March 1, 2019 - How should cogeneration blocks be treated from the perspective of reporting capacities, output, efficiency and reliability data?
GADS OS and the system on which it was based, NERC GADS, did not contemplate reliability and capacity for more than electric energy generation.
That is, thermal energy/steam as an output in terms of capacity and availability was not contemplated, nor reported, nor tracked by NERC GADS.
NERC GADS generally assumes that ALL generators basically are stand-alone utility-owned or merchant units built and operated for the sole purpose
to deliver to the bulk electric system (BES) power for resale to third-party, wholesale or retail customers.
Combined heat and power (CHP) machines most often are built to serve an end-user thermal load with any residual electricity sold as a by-product to the grid.
The tight integration of CHP to the end user’s steam/thermal requirements makes it inseparable from the load.
Our GADS OS software currently addresses cogeneration plants and CHP plants within the limitations of NERC GADS reporting requirements.
GADS OS is being modified to begin accepting thermal production data and events; however, this data will not be reported to NERC or any of the ISOs.
The data collected will allow the comparison of CHP plants with differing host steam requirements using a consistent methodology.
Goal – A consistent method must be defined for handling data for cogeneration facilities. Specifically, it must take into account the Net Dependable Capacity,
Net Maximum Capacity, Efficiency, etc., down to a major component basis, and address the concept of redundant capacity, and/or utilization variations from major plant
components with rebalance or reallocation of steam generated and utilized.
Details - In most cases, the cogeneration and CHP plants vary widely from a configuration perspective,
but consist of a minimum of two or three basic elements. The basic elements might include a primary boiler, combustion turbine generator, a steam turbine generator,
a back-up boiler, and at least one steam flow to a host, whether central district heating, or an industrial consumer.
We will use BLR, HRSG, CTG, STG, BLRbu, HRSGf and STM to discuss these elements.
- BLR indicates a primary boiler involved in the regular conversion of fuel energy release to thermal energy in the form of steam or hot water.
- HRSG is a heat recovery steam generator consuming only waste heat to produce steam or hot water.
- BLRbu (back-up boiler) provides steam or hot water only when other primary components are not available,
and is considered extra steam production capacity.
- HRSGf (fired HRSG) represents the fired fuel - duct burners or supplemental burners - to augment the steam or hot water produced solely from waste heat and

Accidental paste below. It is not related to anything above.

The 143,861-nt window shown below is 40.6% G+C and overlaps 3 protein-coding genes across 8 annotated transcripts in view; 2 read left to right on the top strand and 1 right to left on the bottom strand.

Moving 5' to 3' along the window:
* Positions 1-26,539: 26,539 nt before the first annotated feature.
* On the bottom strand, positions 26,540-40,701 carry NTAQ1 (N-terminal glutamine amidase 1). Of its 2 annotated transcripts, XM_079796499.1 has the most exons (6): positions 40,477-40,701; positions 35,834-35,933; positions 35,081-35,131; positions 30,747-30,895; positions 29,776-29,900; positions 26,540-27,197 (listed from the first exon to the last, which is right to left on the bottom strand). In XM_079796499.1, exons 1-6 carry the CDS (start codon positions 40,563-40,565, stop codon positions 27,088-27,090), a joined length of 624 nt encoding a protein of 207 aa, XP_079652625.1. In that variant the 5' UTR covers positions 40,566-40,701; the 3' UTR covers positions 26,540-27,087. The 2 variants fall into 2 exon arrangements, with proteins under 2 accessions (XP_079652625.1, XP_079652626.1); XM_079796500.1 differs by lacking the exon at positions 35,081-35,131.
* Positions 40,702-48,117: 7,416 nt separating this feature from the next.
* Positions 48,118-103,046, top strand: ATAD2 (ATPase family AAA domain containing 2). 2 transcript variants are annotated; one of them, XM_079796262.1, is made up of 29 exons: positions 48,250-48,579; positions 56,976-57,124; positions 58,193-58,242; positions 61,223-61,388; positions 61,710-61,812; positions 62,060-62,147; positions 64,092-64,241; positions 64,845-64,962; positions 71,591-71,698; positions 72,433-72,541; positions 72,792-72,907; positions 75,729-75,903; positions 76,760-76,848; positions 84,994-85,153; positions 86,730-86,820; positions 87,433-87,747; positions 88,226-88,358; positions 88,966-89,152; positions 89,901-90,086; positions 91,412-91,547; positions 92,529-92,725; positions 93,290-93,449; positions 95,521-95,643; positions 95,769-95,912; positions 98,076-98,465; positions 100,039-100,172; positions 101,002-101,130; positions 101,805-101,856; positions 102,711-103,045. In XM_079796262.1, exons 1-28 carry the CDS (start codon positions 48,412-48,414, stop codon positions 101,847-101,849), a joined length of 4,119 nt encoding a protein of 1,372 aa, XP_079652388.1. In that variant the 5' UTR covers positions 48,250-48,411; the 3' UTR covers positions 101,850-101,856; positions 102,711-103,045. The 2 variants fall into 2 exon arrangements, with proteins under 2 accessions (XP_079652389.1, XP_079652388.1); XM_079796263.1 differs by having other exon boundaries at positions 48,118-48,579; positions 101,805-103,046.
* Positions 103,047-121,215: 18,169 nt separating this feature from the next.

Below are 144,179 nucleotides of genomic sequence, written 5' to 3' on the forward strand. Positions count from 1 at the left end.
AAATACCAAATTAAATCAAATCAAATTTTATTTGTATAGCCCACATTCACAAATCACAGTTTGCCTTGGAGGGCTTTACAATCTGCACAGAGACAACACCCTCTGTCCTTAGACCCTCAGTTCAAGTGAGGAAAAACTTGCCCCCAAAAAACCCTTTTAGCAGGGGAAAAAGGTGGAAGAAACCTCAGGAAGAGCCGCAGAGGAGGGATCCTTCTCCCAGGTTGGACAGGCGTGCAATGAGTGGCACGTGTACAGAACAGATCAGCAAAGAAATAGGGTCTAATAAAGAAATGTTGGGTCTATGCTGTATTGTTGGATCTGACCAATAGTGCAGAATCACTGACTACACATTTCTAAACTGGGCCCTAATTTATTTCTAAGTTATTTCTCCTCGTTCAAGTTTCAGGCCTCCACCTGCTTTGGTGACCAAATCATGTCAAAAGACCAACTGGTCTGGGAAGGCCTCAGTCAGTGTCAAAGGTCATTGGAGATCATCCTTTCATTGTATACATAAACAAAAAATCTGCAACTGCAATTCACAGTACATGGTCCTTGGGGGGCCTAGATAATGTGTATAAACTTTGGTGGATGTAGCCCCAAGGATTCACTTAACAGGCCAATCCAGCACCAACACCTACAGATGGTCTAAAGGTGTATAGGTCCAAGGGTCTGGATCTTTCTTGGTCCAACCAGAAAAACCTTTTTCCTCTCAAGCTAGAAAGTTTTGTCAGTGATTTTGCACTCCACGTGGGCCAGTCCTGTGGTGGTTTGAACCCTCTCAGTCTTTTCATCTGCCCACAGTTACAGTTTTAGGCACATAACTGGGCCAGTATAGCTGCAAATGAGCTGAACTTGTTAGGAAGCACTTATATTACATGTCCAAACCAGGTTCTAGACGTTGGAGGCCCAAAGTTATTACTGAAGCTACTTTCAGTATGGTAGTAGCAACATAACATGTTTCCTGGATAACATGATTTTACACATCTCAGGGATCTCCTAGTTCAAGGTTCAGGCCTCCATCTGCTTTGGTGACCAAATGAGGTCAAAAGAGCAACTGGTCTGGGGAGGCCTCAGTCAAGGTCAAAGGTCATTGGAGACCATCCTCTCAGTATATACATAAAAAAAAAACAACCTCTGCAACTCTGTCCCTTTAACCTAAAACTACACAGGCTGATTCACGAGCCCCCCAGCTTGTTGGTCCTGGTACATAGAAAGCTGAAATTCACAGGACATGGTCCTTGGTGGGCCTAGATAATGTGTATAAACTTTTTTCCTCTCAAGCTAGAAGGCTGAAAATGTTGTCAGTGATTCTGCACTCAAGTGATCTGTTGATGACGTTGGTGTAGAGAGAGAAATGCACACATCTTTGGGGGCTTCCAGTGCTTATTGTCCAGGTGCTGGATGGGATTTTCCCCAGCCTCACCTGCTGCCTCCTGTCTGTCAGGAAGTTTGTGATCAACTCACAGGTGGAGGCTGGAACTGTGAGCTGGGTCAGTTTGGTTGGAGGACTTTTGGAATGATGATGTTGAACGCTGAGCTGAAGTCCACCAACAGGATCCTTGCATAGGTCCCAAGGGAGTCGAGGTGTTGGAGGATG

is also considered to be extra steam production capacity.
The elements on which a Net Dependable Capacity and Net Maximum Capacity are calculated includes the CTG (MWs), the STG (MWs) and the STM flow (MWs and/or MMBtu).
To establish the Net Dependable Capacity, the values used are to be those which represent
the normal allocation of output energy, based on an assumed thermal/electric output, which is typical, and is defined by the GADS OS user in the software.
To summarize this point, BLR, BLRbu, HRSGf, and CTG are fuel conversion elements. STG is a steam to electric element. HRSG is typically tied directly to a CTG, but not always.
The code enhancements result in the three following points:
- To establish the Net Dependable Capacity at the components, use what is the standard delivery operation or, said another way, thermal/electrical balance of delivered energy
based on the users physical steam system energy balance. That is, what is the typical mode or mix of thermal and electrical energy delivered from the cogen block.
- To establish the Net Maximum Capacity, using the sum of the design capacity of each of the components from the user’s block equipment.
- To establish the Net Available Capacity for each cogeneration process steam extraction using the Steam Pressure, Temperature, and Flow Rate for the available steam flow reduction due to each event.
Where applicable, the energy transfer capacity reduction at each energy level leaving the power block, as a result of the event.
The maximum capability available/utilizable will be calculated from the maximum steam production from all sources, before any utilization of steam, either through thermally delivered steam or
hot water, or before conversion to electrical energy through a steam turbine generator.